A Changed Supermarket Landscape in South L.A. 15 Years After Riots
April 27, 2007
In the aftermath of the 1992 riots, some of the most persistent complaints from the residents of South Los Angeles concerned supermarkets. There just weren't enough of them. Are there enough now? KPCC's Rachael Myrow reports.
Rachael Myrow: Reverend Norman Johnson of the First New Christian Fellowship Baptist Church has spent a lot of time thinking about groceries lately. Not because he's short a pint of milk.
The Reverend just finished a stretch on a labor-backed blue ribbon commission studying South L.A.'s supermarket scene. He spoke to Los Angeles City Council members a couple of weeks ago.
Reverend Norman Johnson: What we found was distressing and shocking. Those who testified described a two-tier system, both for the workers employed in the grocery stores and the communities these stores either serve or neglect.
Myrow: Johnson and the Blue Ribbon Commission focused on the top three supermarket chains in Southern California: Ralphs, Albertson's, and Vons. The Big Three promised to expand their footprint in South L.A. after the riots fifteen years ago. But, to Reverend Johnson's dismay, they haven't.
Johnson: Low income communities in South and East Los Angeles suffer from inadequate access to low cost and healthy food.
Myrow: But the Big Three make up only 50% of the market. What about the other half?
Jonathan Gold: Jesse, could you come to register 4 please! Jesse, register 4!
Myrow: At the Gigante on Vermont and Slauson, Pulitzer Prize winning food writer Jonathan Gold picks up a basket and heads straight for the produce section. For decades, he's enthusiastically championed cross-cultural dining in Southern California. Gold says the vegetables available for sale tell you a lot about the economics of a neighborhood.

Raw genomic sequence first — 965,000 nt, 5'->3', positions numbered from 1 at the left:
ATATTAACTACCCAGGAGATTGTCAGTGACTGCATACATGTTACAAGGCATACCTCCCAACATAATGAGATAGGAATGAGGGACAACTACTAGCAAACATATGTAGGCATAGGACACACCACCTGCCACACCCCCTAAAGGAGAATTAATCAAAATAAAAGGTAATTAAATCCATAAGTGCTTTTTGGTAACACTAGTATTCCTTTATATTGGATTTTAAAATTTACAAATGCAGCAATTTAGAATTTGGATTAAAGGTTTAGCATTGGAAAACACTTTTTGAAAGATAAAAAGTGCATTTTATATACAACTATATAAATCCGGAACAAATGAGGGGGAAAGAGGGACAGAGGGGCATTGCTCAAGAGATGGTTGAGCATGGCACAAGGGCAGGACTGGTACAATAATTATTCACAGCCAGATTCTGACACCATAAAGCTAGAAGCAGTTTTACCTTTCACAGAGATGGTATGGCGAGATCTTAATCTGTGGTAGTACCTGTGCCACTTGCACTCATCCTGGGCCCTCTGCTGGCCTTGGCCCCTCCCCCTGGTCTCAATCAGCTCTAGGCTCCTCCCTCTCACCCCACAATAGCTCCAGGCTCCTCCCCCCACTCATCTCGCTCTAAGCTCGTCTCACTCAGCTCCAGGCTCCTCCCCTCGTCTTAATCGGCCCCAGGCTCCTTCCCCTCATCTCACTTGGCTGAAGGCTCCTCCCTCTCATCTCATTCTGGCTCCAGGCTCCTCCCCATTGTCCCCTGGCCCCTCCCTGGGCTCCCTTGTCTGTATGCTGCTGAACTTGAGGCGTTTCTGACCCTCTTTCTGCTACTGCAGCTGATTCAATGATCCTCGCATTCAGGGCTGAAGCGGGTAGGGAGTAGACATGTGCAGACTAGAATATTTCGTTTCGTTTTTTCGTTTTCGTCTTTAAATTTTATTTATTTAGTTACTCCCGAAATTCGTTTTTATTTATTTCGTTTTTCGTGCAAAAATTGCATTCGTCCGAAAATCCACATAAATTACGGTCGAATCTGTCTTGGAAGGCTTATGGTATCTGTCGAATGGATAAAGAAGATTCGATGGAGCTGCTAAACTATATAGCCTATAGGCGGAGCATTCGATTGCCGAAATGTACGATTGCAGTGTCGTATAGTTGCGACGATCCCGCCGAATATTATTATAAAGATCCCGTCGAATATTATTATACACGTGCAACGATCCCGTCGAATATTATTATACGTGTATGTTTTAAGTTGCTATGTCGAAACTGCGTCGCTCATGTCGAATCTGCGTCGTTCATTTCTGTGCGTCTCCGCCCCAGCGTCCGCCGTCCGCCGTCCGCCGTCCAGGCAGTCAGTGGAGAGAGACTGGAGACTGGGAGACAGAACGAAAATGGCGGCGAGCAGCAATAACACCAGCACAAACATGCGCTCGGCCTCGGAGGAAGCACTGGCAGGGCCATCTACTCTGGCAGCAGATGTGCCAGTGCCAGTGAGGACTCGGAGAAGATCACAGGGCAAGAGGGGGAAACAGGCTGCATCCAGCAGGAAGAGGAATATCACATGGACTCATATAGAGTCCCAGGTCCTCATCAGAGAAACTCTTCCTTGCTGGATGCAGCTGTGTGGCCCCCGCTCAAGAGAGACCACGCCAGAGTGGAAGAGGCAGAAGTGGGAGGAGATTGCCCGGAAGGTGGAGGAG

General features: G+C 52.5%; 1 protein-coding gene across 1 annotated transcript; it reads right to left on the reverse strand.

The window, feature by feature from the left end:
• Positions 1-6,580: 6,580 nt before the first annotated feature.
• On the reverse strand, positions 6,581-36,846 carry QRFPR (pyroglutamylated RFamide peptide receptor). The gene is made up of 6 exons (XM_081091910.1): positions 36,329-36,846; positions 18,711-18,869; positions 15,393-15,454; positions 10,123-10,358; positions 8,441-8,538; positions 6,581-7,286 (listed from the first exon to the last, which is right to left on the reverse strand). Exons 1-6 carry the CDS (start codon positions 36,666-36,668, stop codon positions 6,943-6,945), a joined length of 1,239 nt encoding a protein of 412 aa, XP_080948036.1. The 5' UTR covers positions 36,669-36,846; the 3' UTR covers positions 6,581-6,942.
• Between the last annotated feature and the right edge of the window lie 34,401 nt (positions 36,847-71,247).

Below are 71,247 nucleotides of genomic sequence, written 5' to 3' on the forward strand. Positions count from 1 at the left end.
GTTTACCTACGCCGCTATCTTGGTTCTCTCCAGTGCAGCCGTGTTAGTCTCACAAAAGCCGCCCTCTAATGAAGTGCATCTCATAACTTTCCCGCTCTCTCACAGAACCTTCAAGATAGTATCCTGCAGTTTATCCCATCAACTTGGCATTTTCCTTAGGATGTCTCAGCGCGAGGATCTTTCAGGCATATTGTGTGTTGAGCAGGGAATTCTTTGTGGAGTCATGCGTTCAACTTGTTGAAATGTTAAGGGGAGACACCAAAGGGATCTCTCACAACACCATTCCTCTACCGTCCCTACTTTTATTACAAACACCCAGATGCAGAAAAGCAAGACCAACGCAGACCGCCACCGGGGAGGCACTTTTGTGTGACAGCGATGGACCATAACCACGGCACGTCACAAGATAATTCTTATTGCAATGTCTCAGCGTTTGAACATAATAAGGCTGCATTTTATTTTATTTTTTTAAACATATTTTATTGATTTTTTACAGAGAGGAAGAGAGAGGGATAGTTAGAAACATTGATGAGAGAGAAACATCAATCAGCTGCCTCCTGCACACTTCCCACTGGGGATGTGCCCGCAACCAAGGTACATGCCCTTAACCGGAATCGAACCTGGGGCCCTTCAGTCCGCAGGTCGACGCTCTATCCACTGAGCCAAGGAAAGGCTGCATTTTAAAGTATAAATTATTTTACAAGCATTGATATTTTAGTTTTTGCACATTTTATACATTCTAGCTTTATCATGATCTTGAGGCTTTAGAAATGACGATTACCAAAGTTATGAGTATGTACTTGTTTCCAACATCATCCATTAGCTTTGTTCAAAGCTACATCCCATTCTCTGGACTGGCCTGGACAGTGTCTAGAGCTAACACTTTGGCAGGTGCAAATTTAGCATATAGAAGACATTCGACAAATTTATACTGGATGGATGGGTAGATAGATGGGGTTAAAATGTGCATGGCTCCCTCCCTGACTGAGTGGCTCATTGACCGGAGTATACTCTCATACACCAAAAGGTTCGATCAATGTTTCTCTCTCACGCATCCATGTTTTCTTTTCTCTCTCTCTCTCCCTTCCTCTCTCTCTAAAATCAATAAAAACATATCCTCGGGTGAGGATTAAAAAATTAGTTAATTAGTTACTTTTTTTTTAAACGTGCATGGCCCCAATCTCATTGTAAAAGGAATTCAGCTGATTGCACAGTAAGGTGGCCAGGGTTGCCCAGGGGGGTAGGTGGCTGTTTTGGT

Gold: If there are enough rich people, you have broccoli rabe. It's a wonderful Italian green related to a turnip. You sauté it. Good. Down the income scale, cut and cleaned turnip greens. It's a beautiful product. You simmer a ham bone. You toss those in. You got it made. Oh wow, they have the chayotes with OW! The spines on them! And I shouldn't have picked that up.
Myrow: Next, it's off to the meat department. Gold dismisses the tired looking tilapia – but then he spies dinner in the neat rows of beef behind the butcher's counter.
Gold: Hi yeah. Can I have some meat milanesa, please?
Myrow: This Gigante is one of nine the Mexican supermarket chain runs in Southern California – most in economically depressed areas. The stores feature butchers, bakers, and produce geared to Mexican tastes. Setting aside Gold's preference for farmer's markets – there are six in South L.A. – would he go out of his way to shop at Gigante again?
Gold: No, because once you get past the produce, it's more or less like a Food 4 Less. The brands they carry are not particularly exotic or higher in quality that you could find at like a standard Ralphs or Vons.
Myrow: But selection and quality take a back seat to cost for shoppers waiting for the Metro Local 204 bus outside Gigante, which happens to lie across the street from a Superior Super Warehouse. Nurse Donna Gallardo says she prefers Costco.
Donna Gallardo: Por la prices.
Myrow: For the prices.
Gallardo: Si. Porque Albertson's es muy caro.
Myrow: Albertson's, she says, is too expensive. Gallardo has other choices. In the neighborhoods the Big Three appear to ignore, a number of small, local supermarket chains have taken root: Superior Super, Numero Uno, Food 4 Less, El Tapatio, Smart & Final, and Jon's Marketplace.
But they aren't spread evenly across the vast area south of the 10 freeway. Eddie Hinton, a retired L.A. County social worker, lives within a mile of an Albertson's and a Ralphs. But he took two buses to get here from Stocker and Crenshaw... just to check out the Superior.
Eddie Hinton: It was my first time in there. I was just looking.
Myrow: What did you think?
Hinton: I'm going to come back tomorrow with some money and spend some money! They got great bargains over there compared to neighborhood.
Myrow: Labor organizers say that – despite the growth of local chains in recent years – there are still fewer supermarkets per shopper in South L.A. than in richer neighborhoods.
That may change later this year. Tesco, the British retail giant, is cooking up plans to open a hundred "Fresh & Easy Neighborhood Markets" in the Western United States. Will some of them open in South L.A.? We'll have to wait and see.